Republicans Tripped Up by Their Anti-Citizens Initiative Law

You really can’t make this stuff up. First the Republicans win every statewide election in Montana while their party, led by the former president, assails election integrity. But gosh, since Montana’s citizens also voted overwhelmingly for a citizens’ initiative to legalize recreational marijuana, the Republican-dominated Legislature decided to hobble the citizens’ initiative process guaranteed in Montana’s constitution — and it’s backfiring spectacularly.

To make a long story much shorter, it’s no news to anyone that Montana and national property values have skyrocketed in the last few years. The median price for a home in the U.S. right now is $375,000. In Montana the median price is $359,678. The incredible increase in the cost of owning a home is great for the speculators, investors, and flippers who just want to make a killing and pocket the profits. But it’s not so great for those who are facing property taxes based on the sky-high prices — especially those who have been living in their homes for a long time, are elderly, on fixed incomes, and have no intention of selling them.

Comes now a replay of a successful citizen’s initiative from the 1980s that capped property tax increases — but was almost immediately overturned by the Legislature. This time around, a group called Cap Montana Property Taxes wants to gather signatures for CI-121, a constitutional initiative that would amend Montana’s constitution to revert tax valuations back to 2019 levels, cap rates on residences at 1% and limit increases in assessed valuations to either 2% or the inflation rate, whichever is lower. Being a constitutional amendment, it couldn’t be overturned through legislative action.

But thanks to a law passed in the 2021 Republican-dominated legislature, they can’t do that until they jump through the same hoops the Legislature put in place to cripple the citizens’ initiative process. Namely, that law, HB 651, requires an interim legislative committee to review the language of any citizens’ initiative, vote on it, determine its potential impacts on business and print it with the initiative language on the ballot. It also expands the role the Attorney General plays in the initiative process — but that would be grist for another column.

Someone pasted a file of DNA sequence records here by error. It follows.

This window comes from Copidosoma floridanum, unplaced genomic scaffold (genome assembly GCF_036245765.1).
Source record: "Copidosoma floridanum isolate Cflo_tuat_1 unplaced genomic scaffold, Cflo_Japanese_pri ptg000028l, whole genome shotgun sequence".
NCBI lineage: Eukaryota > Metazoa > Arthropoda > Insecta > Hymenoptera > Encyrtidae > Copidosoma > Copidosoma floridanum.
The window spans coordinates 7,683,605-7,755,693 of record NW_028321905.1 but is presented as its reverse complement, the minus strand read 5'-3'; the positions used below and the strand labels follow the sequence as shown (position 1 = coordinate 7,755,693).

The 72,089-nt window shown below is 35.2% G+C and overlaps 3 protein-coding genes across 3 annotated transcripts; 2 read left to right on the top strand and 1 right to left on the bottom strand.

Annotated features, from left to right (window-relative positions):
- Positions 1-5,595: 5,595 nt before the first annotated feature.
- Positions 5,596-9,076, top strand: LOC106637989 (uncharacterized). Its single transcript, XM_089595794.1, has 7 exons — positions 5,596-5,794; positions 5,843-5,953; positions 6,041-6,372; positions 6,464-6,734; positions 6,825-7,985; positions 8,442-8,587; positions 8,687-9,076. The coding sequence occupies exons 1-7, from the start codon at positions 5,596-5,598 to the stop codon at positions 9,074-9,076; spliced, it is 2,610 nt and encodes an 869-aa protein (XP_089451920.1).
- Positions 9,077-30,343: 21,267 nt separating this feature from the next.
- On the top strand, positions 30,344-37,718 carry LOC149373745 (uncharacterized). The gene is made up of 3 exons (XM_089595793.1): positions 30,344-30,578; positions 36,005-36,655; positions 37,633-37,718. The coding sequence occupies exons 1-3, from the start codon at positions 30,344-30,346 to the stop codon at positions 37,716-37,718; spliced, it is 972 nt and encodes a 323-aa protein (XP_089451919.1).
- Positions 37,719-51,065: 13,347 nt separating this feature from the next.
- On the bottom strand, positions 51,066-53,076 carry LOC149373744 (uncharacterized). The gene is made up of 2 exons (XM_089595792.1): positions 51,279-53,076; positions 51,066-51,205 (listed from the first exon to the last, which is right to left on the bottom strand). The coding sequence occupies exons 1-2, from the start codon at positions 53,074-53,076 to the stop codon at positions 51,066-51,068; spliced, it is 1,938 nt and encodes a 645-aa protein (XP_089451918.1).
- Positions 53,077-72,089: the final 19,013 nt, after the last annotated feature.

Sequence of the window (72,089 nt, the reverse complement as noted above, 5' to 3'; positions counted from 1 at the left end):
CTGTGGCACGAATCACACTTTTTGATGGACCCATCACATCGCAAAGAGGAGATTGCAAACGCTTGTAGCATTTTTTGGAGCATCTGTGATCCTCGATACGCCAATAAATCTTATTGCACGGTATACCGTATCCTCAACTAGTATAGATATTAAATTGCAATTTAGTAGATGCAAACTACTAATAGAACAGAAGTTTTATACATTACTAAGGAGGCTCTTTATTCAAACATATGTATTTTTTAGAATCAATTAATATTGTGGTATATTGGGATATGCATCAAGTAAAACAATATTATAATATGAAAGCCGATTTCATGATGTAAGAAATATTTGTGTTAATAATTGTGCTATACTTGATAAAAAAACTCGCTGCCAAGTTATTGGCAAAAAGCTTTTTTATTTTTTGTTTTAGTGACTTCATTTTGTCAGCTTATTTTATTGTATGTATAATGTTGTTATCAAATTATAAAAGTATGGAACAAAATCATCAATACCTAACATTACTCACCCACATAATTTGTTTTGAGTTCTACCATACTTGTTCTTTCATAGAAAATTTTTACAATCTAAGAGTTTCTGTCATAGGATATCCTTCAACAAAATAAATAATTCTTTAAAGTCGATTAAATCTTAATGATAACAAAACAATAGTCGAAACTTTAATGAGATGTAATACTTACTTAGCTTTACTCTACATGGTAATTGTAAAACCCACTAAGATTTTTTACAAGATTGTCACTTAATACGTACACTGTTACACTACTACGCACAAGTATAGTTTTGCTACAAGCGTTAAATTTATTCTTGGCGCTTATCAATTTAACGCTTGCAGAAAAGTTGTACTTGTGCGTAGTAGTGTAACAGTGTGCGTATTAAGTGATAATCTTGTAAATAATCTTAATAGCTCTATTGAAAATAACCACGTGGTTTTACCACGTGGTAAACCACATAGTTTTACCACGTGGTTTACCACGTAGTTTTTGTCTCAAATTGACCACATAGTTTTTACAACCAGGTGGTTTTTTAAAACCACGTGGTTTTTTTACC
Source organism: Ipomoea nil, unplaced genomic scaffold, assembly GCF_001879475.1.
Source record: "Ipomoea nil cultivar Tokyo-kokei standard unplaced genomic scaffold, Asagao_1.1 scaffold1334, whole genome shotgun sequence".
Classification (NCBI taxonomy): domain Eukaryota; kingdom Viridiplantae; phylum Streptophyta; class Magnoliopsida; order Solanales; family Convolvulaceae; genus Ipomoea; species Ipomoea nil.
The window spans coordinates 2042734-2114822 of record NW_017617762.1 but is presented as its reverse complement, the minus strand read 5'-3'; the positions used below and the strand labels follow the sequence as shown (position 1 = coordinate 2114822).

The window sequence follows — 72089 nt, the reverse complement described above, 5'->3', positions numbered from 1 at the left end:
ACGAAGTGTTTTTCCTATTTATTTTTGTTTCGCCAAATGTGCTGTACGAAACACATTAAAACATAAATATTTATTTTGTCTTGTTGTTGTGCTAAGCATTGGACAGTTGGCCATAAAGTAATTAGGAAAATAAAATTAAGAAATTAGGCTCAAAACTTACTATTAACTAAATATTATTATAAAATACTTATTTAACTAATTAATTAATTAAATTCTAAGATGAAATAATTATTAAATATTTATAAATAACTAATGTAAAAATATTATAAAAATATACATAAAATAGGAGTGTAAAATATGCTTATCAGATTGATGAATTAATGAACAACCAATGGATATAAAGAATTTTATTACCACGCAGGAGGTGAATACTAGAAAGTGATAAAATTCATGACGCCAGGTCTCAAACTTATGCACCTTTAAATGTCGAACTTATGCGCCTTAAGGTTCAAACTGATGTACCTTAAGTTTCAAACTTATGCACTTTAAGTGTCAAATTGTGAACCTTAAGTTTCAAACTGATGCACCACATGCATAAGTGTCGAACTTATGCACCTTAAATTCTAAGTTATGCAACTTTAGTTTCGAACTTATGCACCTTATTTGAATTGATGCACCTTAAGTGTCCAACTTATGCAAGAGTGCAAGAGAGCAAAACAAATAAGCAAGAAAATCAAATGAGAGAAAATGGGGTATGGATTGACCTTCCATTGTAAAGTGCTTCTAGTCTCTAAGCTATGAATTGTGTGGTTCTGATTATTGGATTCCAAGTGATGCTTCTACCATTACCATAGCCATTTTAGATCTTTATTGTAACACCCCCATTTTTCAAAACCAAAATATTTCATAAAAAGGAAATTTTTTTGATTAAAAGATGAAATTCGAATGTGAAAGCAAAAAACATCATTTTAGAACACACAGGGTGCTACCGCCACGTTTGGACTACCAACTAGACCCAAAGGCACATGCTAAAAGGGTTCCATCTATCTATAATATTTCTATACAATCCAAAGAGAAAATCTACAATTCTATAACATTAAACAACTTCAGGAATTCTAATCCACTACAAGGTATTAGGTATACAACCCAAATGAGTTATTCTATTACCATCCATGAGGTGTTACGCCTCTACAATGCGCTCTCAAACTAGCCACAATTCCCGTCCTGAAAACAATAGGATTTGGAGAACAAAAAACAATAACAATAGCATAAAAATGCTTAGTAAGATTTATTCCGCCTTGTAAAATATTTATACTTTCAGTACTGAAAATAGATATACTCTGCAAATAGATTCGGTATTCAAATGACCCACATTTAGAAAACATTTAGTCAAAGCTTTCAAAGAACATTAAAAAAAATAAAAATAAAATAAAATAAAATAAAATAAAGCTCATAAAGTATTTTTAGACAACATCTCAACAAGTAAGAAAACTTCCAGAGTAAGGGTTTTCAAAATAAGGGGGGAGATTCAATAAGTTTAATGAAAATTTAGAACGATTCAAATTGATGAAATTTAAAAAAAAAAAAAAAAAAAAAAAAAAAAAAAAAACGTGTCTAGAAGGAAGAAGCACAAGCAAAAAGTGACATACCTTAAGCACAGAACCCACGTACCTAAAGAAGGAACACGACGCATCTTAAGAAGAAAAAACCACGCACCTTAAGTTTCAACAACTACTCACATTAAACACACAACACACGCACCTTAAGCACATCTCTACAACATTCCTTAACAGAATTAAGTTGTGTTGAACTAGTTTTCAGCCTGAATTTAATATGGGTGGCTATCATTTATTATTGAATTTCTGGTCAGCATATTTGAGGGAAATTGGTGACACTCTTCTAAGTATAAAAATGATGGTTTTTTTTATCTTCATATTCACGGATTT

There is no provision in the Constitution for legislative interference in the citizen initiative process and one can only assume Montana’s paranoid Republican legislators only did it so in the future it would be more difficult for citizens to do something like legalize recreational marijuana or ban cyanide use in gold mining.

Attorney General Austin Knudsen then determined that the language of the new law doesn’t apply to constitutional initiatives — so the property tax measure didn’t need to go before the interim committee. He was quickly sued by the Montana Federation of Public Employees, the Montana Farmers Union and a district judge ruled they couldn’t gather signatures without going through the process mandated by the new law. A Republican attorney then asked the Supreme Court to overrule the district court — which the Court refused to do and now CI-121 is on hold until it goes through the process to determine the potential impacts of the property tax freeze — which are likely to be significant.

It’s poetic justice that the Republicans’ anti-citizen initiative law is backfiring on them. And once again, the Law of Unintended Consequences strikes as it so often does when legislators pass ill-conceived, poorly-researched measures. Ironically, the Legislature itself could have addressed the property tax issue. But instead, Republicans were apparently way too busy trying to gut the citizen initiative process to deal with the real issues facing Montanans.

George Ochenski is a columnist for the Daily Montanan, where this essay originally appeared.